Archaeology, Paleontology, Prehistory All books
"In 1964, my steps encountered the prints of dinosaurs and, ever since, my shoes have travelled extensively, from the Tenere desert to the Brazilian Sertao, from the Laos forest to the steppes of Mongolia; I was lucky to discover several dinosaurs and happy to share the life of many inhabitants of this planet, Tuaregs in Niger, Berbers from the Moroccan High-Atlas or winemakers from Corbières in France. By recounting these journeys in search of dinosaurs, I wish to draw the reader in a world that owes nothing to fiction but a lot to science." Philippe Tacquet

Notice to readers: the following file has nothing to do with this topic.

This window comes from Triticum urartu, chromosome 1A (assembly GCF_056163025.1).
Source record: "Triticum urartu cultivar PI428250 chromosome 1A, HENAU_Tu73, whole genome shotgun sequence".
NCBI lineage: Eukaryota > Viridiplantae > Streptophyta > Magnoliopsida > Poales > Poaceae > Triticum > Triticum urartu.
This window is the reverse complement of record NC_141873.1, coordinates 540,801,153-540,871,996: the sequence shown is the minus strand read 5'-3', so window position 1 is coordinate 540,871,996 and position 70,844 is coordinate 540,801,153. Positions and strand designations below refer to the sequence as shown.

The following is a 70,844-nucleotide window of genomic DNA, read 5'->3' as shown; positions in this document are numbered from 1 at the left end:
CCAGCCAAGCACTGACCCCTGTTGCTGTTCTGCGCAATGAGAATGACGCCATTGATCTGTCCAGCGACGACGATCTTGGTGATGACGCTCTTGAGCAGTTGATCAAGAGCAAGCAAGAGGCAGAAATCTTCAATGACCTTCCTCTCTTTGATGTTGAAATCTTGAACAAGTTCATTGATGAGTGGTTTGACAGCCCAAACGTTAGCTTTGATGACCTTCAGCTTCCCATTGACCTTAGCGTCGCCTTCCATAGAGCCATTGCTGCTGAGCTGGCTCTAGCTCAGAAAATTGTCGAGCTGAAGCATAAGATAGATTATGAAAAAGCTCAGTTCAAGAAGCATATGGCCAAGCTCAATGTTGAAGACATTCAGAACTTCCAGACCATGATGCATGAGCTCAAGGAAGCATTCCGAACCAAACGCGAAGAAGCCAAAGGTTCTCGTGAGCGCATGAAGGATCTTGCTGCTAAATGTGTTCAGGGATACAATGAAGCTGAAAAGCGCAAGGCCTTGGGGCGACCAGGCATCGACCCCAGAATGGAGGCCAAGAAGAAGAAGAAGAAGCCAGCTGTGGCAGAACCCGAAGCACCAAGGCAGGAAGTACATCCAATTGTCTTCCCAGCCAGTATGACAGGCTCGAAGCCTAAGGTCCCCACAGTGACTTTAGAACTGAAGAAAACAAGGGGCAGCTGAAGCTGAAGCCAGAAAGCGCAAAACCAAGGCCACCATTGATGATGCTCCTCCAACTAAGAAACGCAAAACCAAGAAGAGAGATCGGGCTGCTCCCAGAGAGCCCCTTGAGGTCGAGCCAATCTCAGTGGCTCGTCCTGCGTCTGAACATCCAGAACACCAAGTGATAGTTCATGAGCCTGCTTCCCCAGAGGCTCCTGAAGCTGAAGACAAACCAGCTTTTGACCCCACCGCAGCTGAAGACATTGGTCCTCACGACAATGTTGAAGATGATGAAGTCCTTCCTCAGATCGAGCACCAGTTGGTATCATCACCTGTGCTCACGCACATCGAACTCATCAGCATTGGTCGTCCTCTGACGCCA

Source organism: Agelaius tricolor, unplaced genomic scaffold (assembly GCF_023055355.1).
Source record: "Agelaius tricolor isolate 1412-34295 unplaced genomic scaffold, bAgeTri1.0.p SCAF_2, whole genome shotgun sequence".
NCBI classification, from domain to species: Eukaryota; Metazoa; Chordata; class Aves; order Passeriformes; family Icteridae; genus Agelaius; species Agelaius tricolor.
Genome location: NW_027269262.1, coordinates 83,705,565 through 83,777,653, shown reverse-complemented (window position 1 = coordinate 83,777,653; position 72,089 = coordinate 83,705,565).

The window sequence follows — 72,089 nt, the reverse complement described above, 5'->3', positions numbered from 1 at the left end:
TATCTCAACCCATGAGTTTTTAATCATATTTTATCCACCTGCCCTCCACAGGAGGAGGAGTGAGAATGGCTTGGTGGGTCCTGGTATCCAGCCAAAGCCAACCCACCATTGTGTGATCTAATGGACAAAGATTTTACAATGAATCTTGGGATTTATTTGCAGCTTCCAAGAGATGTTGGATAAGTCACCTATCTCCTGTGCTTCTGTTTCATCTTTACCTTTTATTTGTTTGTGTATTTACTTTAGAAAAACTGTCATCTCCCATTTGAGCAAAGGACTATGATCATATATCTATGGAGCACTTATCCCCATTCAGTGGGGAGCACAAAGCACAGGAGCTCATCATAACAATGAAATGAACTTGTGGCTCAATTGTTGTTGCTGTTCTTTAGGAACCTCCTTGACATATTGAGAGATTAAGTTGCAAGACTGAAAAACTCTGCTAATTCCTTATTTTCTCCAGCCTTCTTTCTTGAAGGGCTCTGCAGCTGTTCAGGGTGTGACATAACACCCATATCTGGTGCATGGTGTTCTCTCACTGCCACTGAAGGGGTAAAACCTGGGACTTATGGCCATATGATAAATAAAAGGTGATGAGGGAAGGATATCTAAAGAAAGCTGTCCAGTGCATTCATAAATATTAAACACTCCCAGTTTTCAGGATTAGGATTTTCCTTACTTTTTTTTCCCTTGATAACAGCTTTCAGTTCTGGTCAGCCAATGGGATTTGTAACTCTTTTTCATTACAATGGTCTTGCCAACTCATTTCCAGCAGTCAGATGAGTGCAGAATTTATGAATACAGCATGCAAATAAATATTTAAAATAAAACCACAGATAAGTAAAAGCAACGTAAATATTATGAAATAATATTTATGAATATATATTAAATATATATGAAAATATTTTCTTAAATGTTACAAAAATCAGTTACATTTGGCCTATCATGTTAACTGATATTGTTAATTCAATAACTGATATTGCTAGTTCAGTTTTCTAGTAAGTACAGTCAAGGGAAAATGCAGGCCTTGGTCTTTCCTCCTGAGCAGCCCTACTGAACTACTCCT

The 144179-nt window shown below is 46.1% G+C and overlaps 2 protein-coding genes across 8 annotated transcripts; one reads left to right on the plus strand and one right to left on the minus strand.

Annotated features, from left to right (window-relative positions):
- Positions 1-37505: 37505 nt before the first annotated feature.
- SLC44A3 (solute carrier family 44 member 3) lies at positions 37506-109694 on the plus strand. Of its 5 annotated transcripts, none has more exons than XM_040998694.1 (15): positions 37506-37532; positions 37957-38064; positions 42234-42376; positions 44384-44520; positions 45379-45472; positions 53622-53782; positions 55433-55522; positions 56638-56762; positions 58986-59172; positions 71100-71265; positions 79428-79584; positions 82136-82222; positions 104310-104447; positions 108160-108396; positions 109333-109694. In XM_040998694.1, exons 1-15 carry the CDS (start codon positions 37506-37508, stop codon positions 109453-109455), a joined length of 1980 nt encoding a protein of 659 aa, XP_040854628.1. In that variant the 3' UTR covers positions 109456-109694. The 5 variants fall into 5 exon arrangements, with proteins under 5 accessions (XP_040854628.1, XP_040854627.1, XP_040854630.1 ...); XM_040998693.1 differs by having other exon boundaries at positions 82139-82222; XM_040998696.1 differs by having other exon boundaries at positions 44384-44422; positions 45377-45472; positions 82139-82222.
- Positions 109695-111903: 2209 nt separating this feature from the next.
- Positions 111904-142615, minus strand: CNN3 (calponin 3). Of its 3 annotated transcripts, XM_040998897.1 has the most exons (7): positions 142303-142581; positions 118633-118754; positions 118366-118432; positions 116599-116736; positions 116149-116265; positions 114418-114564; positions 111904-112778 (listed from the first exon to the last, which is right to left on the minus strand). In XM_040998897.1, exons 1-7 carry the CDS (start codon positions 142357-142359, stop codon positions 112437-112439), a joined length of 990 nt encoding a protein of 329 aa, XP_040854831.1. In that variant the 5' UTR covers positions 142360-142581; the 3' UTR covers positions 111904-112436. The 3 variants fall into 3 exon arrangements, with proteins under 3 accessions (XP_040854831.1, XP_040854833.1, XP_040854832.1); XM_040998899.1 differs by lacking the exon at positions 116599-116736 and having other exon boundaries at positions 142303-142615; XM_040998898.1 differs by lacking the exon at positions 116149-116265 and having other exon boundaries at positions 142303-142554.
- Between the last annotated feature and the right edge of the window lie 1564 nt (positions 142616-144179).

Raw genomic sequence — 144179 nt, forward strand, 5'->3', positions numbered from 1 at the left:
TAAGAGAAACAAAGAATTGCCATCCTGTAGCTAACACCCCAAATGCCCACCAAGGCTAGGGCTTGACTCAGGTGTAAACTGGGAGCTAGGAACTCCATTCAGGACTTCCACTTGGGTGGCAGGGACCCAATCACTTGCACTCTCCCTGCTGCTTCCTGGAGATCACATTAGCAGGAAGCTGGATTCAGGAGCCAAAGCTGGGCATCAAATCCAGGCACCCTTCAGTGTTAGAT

If myths tell the story of civilizations without writing, the myth of the golden age corresponds to a very precise period in the story of mankind: the superior paleololithic (between 35,000 and 9,000 B.C.). Even though different species of hominides coexisted in the same territories of Africa, there were no wars. Human groups were rare, they lived in an environment of abundance. They had time. Without art or religion, their life was carefree. All their knowledge was concentrated on the making of tools and in the mastering of fire. This is the everyday life of men from the Paleolithic which Jean Chavaillon describes in this fascinating book, illustrated by black and white reproductions. Jean Chavaillon, is a research director at the CNRS, a specialist in prehistory and a field worker.